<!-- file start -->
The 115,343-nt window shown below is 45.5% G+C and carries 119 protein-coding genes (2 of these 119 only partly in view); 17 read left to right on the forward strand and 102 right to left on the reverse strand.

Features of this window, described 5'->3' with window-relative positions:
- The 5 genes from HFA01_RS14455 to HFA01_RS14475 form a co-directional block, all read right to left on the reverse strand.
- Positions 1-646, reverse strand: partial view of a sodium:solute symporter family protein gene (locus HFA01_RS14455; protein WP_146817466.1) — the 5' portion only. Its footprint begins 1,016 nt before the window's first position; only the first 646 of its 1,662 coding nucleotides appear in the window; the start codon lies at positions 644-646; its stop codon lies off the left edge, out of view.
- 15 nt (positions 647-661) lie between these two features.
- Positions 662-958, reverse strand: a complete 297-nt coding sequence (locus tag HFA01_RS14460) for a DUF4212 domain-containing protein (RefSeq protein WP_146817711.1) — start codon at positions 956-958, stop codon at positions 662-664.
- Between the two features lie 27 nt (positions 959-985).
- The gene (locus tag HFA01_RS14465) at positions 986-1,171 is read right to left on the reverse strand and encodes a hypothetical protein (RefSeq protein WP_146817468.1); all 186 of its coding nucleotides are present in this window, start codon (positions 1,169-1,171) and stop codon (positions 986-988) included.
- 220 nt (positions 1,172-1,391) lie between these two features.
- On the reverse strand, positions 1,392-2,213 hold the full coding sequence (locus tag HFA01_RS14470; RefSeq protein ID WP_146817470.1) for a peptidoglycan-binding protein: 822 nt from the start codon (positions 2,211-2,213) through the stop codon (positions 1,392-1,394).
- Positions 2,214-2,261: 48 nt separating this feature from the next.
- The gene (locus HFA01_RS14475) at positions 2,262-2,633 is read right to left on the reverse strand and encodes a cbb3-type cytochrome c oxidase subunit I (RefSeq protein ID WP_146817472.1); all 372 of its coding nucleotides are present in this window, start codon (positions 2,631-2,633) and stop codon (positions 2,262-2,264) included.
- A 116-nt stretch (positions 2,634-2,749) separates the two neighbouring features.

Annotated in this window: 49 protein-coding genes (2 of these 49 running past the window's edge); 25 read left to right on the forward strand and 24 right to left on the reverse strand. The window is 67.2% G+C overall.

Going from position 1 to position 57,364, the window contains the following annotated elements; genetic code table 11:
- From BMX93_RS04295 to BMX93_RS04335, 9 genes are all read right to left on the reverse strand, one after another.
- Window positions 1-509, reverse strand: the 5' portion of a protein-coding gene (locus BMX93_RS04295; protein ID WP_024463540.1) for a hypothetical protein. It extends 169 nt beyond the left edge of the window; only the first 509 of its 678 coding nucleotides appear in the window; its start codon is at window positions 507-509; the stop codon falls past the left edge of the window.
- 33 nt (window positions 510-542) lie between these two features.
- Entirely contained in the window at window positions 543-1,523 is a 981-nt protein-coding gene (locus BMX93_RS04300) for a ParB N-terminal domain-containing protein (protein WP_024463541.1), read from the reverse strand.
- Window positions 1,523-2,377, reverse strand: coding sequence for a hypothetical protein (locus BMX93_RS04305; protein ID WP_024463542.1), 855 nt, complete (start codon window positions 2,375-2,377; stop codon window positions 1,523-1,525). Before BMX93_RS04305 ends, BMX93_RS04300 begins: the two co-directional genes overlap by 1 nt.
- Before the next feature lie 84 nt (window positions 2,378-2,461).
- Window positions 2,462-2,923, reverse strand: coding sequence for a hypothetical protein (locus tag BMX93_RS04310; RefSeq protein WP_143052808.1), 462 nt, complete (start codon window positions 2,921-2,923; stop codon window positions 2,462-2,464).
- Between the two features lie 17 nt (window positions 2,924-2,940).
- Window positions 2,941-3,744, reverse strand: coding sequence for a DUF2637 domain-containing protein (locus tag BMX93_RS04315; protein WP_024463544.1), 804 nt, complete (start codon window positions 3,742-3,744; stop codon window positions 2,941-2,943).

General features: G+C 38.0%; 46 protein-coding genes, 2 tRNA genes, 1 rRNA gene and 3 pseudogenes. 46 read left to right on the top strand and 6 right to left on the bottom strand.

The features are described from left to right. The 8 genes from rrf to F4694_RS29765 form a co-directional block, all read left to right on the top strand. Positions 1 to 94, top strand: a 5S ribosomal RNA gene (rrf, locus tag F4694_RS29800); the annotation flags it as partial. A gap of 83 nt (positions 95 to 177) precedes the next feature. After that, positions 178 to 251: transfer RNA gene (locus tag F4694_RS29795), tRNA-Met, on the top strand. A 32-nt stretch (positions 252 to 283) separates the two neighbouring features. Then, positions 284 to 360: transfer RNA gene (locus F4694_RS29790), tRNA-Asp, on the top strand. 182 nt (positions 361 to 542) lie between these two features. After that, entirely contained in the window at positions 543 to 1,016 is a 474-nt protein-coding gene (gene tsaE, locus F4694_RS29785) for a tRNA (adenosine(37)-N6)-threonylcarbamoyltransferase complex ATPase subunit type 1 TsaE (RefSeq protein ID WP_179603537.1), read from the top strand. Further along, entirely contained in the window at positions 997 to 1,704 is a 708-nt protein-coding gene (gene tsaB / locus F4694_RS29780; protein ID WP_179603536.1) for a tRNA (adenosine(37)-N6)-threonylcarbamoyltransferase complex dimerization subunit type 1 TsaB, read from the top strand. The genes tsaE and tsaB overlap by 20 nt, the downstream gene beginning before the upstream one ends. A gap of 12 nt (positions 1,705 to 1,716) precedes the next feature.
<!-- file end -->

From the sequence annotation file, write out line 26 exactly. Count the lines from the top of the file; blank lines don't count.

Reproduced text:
The features are described from left to right. The 8 genes from rrf to F4694_RS29765 form a co-directional block, all read left to right on the top strand. Positions 1 to 94, top strand: a 5S ribosomal RNA gene (rrf, locus tag F4694_RS29800); the annotation flags it as partial. A gap of 83 nt (positions 95 to 177) precedes the next feature. After that, positions 178 to 251: transfer RNA gene (locus tag F4694_RS29795), tRNA-Met, on the top strand. A 32-nt stretch (positions 252 to 283) separates the two neighbouring features. Then, positions 284 to 360: transfer RNA gene (locus F4694_RS29790), tRNA-Asp, on the top strand. 182 nt (positions 361 to 542) lie between these two features. After that, entirely contained in the window at positions 543 to 1,016 is a 474-nt protein-coding gene (gene tsaE, locus F4694_RS29785) for a tRNA (adenosine(37)-N6)-threonylcarbamoyltransferase complex ATPase subunit type 1 TsaE (RefSeq protein ID WP_179603537.1), read from the top strand. Further along, entirely contained in the window at positions 997 to 1,704 is a 708-nt protein-coding gene (gene tsaB / locus F4694_RS29780; protein ID WP_179603536.1) for a tRNA (adenosine(37)-N6)-threonylcarbamoyltransferase complex dimerization subunit type 1 TsaB, read from the top strand. The genes tsaE and tsaB overlap by 20 nt, the downstream gene beginning before the upstream one ends. A gap of 12 nt (positions 1,705 to 1,716) precedes the next feature.